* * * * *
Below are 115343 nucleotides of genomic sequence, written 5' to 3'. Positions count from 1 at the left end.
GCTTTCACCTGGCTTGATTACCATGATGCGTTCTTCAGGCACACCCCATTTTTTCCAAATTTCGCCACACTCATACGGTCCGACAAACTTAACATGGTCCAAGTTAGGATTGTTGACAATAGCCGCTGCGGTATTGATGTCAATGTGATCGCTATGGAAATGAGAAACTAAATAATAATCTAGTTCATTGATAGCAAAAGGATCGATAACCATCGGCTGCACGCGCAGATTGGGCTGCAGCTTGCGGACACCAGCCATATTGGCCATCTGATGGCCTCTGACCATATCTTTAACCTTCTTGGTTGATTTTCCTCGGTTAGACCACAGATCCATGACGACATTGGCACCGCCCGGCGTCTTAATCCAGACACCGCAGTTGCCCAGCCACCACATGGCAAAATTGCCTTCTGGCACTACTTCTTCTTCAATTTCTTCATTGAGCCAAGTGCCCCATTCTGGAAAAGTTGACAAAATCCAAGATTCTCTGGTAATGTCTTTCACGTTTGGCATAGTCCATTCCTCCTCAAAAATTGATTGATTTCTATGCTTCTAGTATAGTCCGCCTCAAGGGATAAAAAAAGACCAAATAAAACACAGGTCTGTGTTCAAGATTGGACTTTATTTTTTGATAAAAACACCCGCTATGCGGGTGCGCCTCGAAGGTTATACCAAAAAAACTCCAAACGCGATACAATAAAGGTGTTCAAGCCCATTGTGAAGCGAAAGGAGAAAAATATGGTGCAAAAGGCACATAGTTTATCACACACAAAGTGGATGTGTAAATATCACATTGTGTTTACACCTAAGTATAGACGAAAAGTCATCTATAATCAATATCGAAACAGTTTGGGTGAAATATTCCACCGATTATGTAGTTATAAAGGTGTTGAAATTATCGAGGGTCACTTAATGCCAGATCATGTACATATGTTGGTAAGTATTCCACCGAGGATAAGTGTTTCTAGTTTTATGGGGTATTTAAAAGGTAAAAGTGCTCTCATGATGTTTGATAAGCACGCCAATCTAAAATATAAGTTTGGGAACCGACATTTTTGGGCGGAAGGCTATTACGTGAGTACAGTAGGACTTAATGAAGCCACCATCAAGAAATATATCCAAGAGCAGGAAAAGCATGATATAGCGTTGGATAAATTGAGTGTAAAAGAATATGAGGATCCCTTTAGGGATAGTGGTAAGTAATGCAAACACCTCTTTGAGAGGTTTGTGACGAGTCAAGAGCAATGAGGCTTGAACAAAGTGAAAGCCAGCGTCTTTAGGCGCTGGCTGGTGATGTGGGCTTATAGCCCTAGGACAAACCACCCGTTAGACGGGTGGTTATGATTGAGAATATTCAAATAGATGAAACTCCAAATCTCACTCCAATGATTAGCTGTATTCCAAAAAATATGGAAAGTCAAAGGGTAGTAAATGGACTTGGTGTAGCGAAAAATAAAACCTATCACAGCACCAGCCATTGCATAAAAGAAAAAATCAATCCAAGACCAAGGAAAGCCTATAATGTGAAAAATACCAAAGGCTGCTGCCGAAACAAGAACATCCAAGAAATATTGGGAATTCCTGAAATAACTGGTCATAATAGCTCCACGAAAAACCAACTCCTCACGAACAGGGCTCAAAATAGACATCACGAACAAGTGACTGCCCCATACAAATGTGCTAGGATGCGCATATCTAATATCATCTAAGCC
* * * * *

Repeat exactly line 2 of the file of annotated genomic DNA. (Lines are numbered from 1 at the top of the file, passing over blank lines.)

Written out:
GCTTTCACCTGGCTTGATTACCATGATGCGTTCTTCAGGCACACCCCATTTTTTCCAAATTTCGCCACACTCATACGGTCCGACAAACTTAACATGGTCCAAGTTAGGATTGTTGACAATAGCCGCTGCGGTATTGATGTCAATGTGATCGCTATGGAAATGAGAAACTAAATAATAATCTAGTTCATTGATAGCAAAAGGATCGATAACCATCGGCTGCACGCGCAGATTGGGCTGCAGCTTGCGGACACCAGCCATATTGGCCATCTGATGGCCTCTGACCATATCTTTAACCTTCTTGGTTGATTTTCCTCGGTTAGACCACAGATCCATGACGACATTGGCACCGCCCGGCGTCTTAATCCAGACACCGCAGTTGCCCAGCCACCACATGGCAAAATTGCCTTCTGGCACTACTTCTTCTTCAATTTCTTCATTGAGCCAAGTGCCCCATTCTGGAAAAGTTGACAAAATCCAAGATTCTCTGGTAATGTCTTTCACGTTTGGCATAGTCCATTCCTCCTCAAAAATTGATTGATTTCTATGCTTCTAGTATAGTCCGCCTCAAGGGATAAAAAAAGACCAAATAAAACACAGGTCTGTGTTCAAGATTGGACTTTATTTTTTGATAAAAACACCCGCTATGCGGGTGCGCCTCGAAGGTTATACCAAAAAAACTCCAAACGCGATACAATAAAGGTGTTCAAGCCCATTGTGAAGCGAAAGGAGAAAAATATGGTGCAAAAGGCACATAGTTTATCACACACAAAGTGGATGTGTAAATATCACATTGTGTTTACACCTAAGTATAGACGAAAAGTCATCTATAATCAATATCGAAACAGTTTGGGTGAAATATTCCACCGATTATGTAGTTATAAAGGTGTTGAAATTATCGAGGGTCACTTAATGCCAGATCATGTACATATGTTGGTAAGTATTCCACCGAGGATAAGTGTTTCTAGTTTTATGGGGTATTTAAAAGGTAAAAGTGCTCTCATGATGTTTGATAAGCACGCCAATCTAAAATATAAGTTTGGGAACCGACATTTTTGGGCGGAAGGCTATTACGTGAGTACAGTAGGACTTAATGAAGCCACCATCAAGAAATATATCCAAGAGCAGGAAAAGCATGATATAGCGTTGGATAAATTGAGTGTAAAAGAATATGAGGATCCCTTTAGGGATAGTGGTAAGTAATGCAAACACCTCTTTGAGAGGTTTGTGACGAGTCAAGAGCAATGAGGCTTGAACAAAGTGAAAGCCAGCGTCTTTAGGCGCTGGCTGGTGATGTGGGCTTATAGCCCTAGGACAAACCACCCGTTAGACGGGTGGTTATGATTGAGAATATTCAAATAGATGAAACTCCAAATCTCACTCCAATGATTAGCTGTATTCCAAAAAATATGGAAAGTCAAAGGGTAGTAAATGGACTTGGTGTAGCGAAAAATAAAACCTATCACAGCACCAGCCATTGCATAAAAGAAAAAATCAATCCAAGACCAAGGAAAGCCTATAATGTGAAAAATACCAAAGGCTGCTGCCGAAACAAGAACATCCAAGAAATATTGGGAATTCCTGAAATAACTGGTCATAATAGCTCCACGAAAAACCAACTCCTCACGAACAGGGCTCAAAATAGACATCACGAACAAGTGACTGCCCCATACAAATGTGCTAGGATGCGCATATCTAATATCATCTAAGCC